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Pagan Witchcraft Worship Visits The UMC, Again, Again, Again.....


Pagan worship in a United Methodist Church?

by Wesley Putnam

Excuse me? Did I read this right? A United Methodist pastor in Austin, Texas, opened his pulpit to a Wiccan priest? Tell me Iím having a nightmare. Surely an ordained elder in our denomination would not dare to subject the people committed to his care to the teachings of a professed pagan.

In an article in the Austin American-Statesman on September 13, 2004, Eileen Flynn reported the story almost as a celebration of the way religion has progressed. During a Sunday morning service, Tom Davis, a Wiccan, stood in front of an altar in the Trinity United Methodist Church in Austin, TX, and performed a pagan ceremony. He cast the circle and faced the four directions of the compass invoking the elements of earth, air, fire, and water.

Does anyone else out there find this to be beyond the pale? As United Methodist elders, we are given the responsibility of caring for the souls of our members. I think this is one of the clearest examples of spiritual malpractice Iíve ever seen. I believe Rev. Sid Hall should be held responsible by his annual conference for this irresponsible act. What kind of message does this send to the members of Trinity UMC and to the community?

This is where the lie of universalism ultimately leads. If all roads lead to the same place and it really doesnít matter which road youíre on, then even those who worship the devil must be accepted. It seems that the entire ministerial association in Austin has lost its way. What once was a Christian organization has now turned its back on the faith. In order to be a member, you have to sign away your right to evangelize. You are not allowed to share your faith with a member of another world religion if you expect to be a part of their organization. Many pastors have refused to be a part of such a pact and have broken fellowship with them. But, many have bought into the new "open-minded" teachings and have sold out their faith for the empty promises of cultural Christianity.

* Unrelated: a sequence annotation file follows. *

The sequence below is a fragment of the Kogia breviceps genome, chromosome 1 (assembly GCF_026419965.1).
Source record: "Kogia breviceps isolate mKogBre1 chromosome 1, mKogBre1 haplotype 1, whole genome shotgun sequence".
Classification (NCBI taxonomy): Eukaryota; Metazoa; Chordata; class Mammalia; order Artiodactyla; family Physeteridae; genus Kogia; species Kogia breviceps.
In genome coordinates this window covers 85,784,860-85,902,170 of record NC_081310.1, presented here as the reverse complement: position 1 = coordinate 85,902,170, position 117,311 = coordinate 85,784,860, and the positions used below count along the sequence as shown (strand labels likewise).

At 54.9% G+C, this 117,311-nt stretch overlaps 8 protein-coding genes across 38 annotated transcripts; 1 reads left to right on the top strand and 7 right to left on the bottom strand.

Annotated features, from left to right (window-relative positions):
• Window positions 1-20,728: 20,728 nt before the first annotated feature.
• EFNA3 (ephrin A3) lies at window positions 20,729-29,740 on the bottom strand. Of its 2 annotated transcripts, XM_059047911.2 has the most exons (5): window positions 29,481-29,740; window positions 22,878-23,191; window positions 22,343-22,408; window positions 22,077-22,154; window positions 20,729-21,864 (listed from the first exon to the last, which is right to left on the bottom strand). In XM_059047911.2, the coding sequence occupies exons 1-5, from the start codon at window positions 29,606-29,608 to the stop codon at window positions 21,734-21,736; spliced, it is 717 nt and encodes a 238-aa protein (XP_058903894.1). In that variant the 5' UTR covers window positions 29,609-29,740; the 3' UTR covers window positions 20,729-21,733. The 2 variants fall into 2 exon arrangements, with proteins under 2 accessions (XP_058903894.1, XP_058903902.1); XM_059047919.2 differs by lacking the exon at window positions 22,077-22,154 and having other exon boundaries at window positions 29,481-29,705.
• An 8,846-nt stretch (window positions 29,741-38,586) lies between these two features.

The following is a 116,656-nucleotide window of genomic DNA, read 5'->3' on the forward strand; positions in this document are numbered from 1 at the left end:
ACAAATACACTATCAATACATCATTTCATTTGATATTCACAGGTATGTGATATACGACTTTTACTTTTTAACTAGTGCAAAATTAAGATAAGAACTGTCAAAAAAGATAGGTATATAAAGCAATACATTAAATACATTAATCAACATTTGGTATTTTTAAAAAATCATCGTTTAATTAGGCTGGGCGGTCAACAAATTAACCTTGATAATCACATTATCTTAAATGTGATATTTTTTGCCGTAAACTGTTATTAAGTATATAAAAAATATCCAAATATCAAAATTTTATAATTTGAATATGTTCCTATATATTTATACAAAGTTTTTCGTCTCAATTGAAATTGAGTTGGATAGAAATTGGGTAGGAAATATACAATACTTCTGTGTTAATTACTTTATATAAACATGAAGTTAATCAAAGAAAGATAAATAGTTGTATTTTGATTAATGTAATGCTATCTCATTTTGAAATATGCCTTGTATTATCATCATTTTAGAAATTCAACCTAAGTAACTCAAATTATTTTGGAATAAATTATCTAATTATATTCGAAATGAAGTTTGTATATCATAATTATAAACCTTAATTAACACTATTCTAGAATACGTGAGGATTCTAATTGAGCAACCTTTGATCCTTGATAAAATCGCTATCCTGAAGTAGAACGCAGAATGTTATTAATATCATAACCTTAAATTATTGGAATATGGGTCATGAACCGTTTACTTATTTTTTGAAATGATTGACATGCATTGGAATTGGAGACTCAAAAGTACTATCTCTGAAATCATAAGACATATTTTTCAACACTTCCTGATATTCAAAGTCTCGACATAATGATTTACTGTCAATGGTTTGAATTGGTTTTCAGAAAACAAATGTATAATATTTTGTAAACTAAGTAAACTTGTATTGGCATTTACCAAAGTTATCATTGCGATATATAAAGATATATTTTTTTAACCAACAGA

I am angry. The shepherds have become wolves. The sheep are being slaughtered.


Wesley


Below is the full text of the article and an example of the circle ceremony.


*Full Text:* COPYRIGHT 2004 The Austin American-Statesman

Byline: Eileen E. Flynn, AMERICAN-STATESMAN STAFF

It's almost 9 a.m. at Trinity United Methodist Church on Sunday, and Tom Davis, a Wiccan, is looking for the sun. In a few moments, he will cast the circle, pointing to each direction and invoking the four elements: earth, air, fire and water. He starts by facing east.

"By the earth that is her body," Davis declares as light pours through a
stained-glass window behind him. "By the air that is her breath. By the fire of her bright spirit. By the waters of her living womb."

For the congregation of the church, at 600 E. 50th St., a witch leading
worship isn't scandalous. It isn't even that unusual.

Trinity members have hosted American Indian shamans, Buddhist priests and other faith leaders, including Wiccans, before. They even practice their own pagan-inspired rituals at services.

"It's not my way or hell," said Trinity member Linda Eldredge. "All are
welcome here. Everybody's got something to offer."

But for Davis and the Live Oak Local Council of the Covenant of the
Goddess he represents, Sunday marked an important, albeit small, step toward inclusion as new members of Austin Area Interreligious Ministries, an interfaith group that voted this year to accept Wiccans.

Davis wasn't the only person of faith building bridges Sunday. At churches, synagogues, mosques and other local houses of worship, clergy relinquished their pulpits to leaders of other faiths for a "pulpit swap," a project organized by Interreligious Ministries to commemorate the third anniversary of the Sept. 11 attacks and to build on relationships that emerged in 2001 when people from different religions made an effort to befriend Muslims and learn about Islam.

"I don't think as a nation we've figured out what to do with September 11," said the Rev. Tim Tutt, United Christian Church pastor and president of the Interreligious Ministries' board of directors. "This is AAIM's best attempt to create a living memorial."